Mandeep’s suicide is an attack on the very Sikh consciousness articulated earlier because it was perpetuated by a Punjabi Sikh male. We have to proactively untether Punjabiyat from Sikhi and mobilise Sikhi to protect internal Punjabi matters as efficiently as we fight external battles. The priority to support the Sikh female against the Punjabi male is long overdue. Patriarchy, as it is upheld by men and women, needs systematic dismantling. Ranjodhbeer’s mother abetted Mandeep’s suicide as much as he did.
Reform is required from the minuscule details of Punjabi homes to the policies that govern us. The enforcement of laws banning female foeticides or the practice of dowry needs to be audited and policed. Politicians should advocate for an old age pension for parents with no sons and give free education to their girls. There should be compulsory professional quotas for women, femme, queer and trans in order to achieve fair representation in the design of societal reforms.
Change should happen within our spaces of worship. A Gurudwara should be a safe haven for battered women as much as it has been for all other communities it serves. Education on Sikh principles needs to be regulated, taught, and practised by all individuals who lecture them. Women should hold equal to or more positions of power in Gurudwara committees to ensure that safety is a topmost priority and the community can assist disempowered women. Community organizations like the Punjabi Community Health Services (PCHS) should be heavily resourced to oversee the welfare and reintegration of domestic abuse survivors into society.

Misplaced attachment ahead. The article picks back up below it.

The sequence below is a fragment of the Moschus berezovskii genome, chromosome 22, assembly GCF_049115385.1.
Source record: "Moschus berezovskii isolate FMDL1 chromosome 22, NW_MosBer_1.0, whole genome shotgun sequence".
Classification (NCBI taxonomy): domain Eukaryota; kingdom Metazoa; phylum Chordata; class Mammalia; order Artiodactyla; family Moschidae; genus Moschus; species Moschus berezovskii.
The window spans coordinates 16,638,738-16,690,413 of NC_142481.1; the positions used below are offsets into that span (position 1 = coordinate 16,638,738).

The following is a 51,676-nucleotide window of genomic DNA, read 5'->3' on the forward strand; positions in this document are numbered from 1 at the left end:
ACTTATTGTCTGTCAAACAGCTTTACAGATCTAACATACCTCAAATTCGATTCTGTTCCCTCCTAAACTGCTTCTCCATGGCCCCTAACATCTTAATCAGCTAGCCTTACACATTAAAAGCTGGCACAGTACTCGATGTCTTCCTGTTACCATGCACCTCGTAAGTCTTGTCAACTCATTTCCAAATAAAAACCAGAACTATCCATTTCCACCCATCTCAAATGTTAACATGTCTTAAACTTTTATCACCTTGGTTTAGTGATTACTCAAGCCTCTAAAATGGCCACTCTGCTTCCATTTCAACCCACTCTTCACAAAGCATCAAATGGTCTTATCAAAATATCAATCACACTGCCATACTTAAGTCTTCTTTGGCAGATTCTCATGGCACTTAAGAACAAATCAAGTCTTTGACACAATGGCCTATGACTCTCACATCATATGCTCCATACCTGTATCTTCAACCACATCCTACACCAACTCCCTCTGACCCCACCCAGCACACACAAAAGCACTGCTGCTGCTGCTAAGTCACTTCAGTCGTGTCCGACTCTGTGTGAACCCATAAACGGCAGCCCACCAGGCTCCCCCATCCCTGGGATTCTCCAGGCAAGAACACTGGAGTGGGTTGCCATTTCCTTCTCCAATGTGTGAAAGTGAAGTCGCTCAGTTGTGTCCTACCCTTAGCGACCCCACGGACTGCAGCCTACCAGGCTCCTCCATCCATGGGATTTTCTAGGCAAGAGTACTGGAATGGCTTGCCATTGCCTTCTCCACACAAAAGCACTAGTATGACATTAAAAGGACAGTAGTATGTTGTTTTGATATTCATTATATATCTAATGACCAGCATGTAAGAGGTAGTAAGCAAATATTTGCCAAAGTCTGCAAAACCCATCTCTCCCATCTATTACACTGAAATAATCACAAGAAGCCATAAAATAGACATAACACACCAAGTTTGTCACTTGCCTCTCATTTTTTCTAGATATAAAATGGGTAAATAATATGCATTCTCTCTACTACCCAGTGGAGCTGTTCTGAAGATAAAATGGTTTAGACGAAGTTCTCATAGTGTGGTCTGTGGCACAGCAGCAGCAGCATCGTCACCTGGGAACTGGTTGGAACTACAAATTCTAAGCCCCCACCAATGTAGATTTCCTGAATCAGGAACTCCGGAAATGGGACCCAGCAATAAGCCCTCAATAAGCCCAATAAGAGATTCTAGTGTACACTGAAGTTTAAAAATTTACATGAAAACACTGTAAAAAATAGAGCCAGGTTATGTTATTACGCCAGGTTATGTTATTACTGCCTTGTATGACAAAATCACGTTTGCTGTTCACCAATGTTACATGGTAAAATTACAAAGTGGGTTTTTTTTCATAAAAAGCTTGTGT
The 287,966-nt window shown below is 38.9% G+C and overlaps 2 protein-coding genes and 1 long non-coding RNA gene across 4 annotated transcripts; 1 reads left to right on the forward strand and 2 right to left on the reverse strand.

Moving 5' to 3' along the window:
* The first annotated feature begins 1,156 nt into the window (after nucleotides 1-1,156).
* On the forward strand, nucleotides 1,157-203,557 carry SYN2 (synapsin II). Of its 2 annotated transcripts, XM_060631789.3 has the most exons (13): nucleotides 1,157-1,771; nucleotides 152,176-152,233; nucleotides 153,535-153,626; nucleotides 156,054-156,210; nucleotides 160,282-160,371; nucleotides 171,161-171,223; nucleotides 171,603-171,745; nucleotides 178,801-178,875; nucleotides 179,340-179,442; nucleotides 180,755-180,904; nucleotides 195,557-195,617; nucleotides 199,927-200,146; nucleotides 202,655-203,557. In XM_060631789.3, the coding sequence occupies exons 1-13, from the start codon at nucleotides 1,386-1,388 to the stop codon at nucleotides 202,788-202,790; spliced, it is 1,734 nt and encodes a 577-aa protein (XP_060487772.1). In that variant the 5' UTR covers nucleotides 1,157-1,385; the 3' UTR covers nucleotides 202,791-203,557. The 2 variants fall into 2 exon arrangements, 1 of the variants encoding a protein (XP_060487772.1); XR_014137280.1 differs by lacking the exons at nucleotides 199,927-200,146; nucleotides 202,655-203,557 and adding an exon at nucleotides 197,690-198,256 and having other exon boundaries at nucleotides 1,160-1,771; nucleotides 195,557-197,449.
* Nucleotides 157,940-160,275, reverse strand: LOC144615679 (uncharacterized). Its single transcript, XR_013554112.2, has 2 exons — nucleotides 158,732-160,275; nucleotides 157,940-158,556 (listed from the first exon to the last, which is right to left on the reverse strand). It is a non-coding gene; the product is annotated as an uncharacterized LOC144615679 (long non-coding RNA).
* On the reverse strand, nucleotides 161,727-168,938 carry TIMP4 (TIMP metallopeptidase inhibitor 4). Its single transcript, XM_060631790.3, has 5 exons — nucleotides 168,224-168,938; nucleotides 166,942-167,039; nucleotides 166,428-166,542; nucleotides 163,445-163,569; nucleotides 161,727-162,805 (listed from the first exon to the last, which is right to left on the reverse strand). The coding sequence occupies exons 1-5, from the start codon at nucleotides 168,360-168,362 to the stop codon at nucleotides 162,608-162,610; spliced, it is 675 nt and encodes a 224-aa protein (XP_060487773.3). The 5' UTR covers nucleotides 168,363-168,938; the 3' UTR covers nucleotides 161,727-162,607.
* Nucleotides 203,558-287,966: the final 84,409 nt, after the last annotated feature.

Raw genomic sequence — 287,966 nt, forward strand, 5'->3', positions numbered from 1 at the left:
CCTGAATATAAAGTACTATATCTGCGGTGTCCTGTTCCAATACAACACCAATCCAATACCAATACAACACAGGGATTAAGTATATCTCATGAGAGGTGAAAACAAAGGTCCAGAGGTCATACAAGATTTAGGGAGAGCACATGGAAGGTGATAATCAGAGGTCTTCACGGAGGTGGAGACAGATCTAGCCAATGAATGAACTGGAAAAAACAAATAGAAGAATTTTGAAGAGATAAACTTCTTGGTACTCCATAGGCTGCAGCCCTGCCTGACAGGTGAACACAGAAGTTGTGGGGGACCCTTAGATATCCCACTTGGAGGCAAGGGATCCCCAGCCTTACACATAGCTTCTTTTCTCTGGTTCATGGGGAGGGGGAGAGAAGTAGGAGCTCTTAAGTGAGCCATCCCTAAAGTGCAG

Perhaps most importantly, it is time for Sikh men to hold themselves and each other accountable. It is within their duty to empower girls and if we do not, Guru Nanak’s vision of an egalitarian society will remain unrealized.
We need to change that.
Raji Kaur Aujla is the founder of Willendorf Cultural Planning focusing on better representation and inclusion of IBPOC voices in Canadian arts and culture. Follow her on Instagram: @rajikauraujla